Why I Perform The No Drain Tummy Tuck
Abdominoplasties are most commonly called Tummy Tucks. Abdominoplasties have become one of the most common procedures that I perform. Yes, they are usually accompanied with liposuction of the sides, hip roles, back and even inner and out thighs, and even breast augmentation – the combination of breast and abdomen restoration commonly called Mommy Makeover.
However, this discussion is solely about the Tummy Tuck, and because of its prolonged recovery time and high complication rate, drains are usually left in place for five to seven or more days. (This sentence is changed. please read it carefully.)
For the last several years drains have been eliminated in (eliminate the) almost all of my abdominoplasty patients. The No Drain Tummy Tuck is not a matter of simply deciding to leave the drains out. Steps must be taken during the surgery procedure to allow one to eliminate the drains safely.
The patient must be off any anti-coagulants for generally three weeks prior to the surgery: this means aspirin. Omega-3, flax seed supplements, Advil, Motrin, Advil, Vitamin E, herbs, and anything that contains vitamin E, such as diet or nutritional drinks.
A special suturing technique used in the No Drain Tummy Tuck surgery called Progressive Tension Sutures is also critical to eliminating the drains. When the flap of skin and subcutaneous fat is elevated from the abdominal wall muscles, a “dead space” has been created. Generally this space is left open allowing the skin and its underlying fat to slide around on the underlying muscles. This is bad. The technique to eliminate the drains is to suture the elevated skin and subcutaneous fat to the underlying fascia of the muscles, so it cannot slide around and shear, and this also closes the “Dead Space,” the Progressive Tension Sutures.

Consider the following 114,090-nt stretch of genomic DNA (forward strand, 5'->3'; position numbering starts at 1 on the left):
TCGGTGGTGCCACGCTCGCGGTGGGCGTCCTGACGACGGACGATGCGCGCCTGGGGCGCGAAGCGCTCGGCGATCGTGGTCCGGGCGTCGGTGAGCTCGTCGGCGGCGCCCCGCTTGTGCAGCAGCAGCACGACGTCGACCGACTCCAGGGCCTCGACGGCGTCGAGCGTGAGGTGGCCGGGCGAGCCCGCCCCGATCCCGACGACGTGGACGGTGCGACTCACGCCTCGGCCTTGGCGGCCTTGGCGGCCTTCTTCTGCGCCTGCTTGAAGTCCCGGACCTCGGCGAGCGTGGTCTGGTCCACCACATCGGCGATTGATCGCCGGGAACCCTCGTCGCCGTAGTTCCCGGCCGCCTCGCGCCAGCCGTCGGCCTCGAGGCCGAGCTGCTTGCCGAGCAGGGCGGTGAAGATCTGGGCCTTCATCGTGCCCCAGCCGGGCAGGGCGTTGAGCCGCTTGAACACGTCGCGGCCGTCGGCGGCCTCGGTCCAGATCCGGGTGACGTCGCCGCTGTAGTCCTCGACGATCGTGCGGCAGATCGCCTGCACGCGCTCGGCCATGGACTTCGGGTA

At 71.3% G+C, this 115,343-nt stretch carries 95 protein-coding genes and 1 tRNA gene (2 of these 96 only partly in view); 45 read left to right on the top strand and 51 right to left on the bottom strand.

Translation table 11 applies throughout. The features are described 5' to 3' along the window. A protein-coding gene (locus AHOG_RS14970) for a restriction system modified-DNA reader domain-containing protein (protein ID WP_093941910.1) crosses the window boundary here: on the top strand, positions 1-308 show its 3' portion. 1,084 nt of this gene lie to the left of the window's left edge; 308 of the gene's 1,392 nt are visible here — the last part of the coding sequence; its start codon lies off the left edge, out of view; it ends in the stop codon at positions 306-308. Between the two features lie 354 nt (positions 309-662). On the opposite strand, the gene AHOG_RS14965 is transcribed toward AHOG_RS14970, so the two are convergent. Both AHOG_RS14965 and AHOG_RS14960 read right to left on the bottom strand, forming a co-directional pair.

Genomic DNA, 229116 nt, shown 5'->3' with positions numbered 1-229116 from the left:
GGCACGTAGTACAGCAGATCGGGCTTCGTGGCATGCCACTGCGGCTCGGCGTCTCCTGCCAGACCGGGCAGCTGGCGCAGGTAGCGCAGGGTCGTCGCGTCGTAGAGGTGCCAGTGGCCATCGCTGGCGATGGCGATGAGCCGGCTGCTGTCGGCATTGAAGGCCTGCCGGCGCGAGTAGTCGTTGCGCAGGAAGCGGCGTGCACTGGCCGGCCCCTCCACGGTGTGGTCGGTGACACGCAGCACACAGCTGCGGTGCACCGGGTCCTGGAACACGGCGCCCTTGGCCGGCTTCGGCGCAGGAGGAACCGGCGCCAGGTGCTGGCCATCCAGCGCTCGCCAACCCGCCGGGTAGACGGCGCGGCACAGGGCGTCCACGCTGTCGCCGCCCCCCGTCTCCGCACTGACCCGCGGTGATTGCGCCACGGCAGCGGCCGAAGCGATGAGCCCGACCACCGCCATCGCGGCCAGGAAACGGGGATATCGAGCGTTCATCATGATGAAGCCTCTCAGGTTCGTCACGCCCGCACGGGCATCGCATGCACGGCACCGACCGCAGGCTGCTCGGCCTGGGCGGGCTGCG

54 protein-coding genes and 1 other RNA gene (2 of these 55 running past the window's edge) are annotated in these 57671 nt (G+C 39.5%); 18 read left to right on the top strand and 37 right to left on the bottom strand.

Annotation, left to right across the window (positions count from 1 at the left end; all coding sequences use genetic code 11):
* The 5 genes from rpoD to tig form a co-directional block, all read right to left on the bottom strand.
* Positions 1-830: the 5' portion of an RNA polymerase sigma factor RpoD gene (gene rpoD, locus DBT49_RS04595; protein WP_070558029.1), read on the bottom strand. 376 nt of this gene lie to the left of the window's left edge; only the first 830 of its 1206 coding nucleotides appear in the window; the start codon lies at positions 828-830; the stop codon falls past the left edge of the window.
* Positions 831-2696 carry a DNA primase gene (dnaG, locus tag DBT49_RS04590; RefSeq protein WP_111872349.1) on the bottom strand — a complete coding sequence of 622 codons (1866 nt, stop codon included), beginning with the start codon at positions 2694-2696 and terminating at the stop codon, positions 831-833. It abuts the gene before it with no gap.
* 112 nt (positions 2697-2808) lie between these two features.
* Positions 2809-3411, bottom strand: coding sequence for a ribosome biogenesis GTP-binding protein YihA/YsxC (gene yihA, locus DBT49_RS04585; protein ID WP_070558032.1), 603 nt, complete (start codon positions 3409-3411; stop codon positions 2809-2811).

The incidence of seromas (an accumulation of fluid) varies from 10% to 25% with other techniques using drains.
My incidence of seromas for the last four years is zero, which doesn’t mean one can’t occur, but it still is a very good indication of the effectiveness of the technique. In addition, patient mobilization is faster, and the recovery time has been much shorter with less swelling, and there is much post-operative pain.
I attended a presentation by the originators of the technique, Dr. Pollock and his son, their incidence of seromas in 900 patients was zero. Seromas are a complication that can be devastating to the patient with prolonged recovery times sometimes requiring further surgery. Reducing this risk while also reducing the discomfort of drains has been a significant improvement in Tummy Tuck surgery. In non-physician terms, the No Drain Tummy Tuck has several benefits, but the biggest one is a lower infection rate and faster healing time.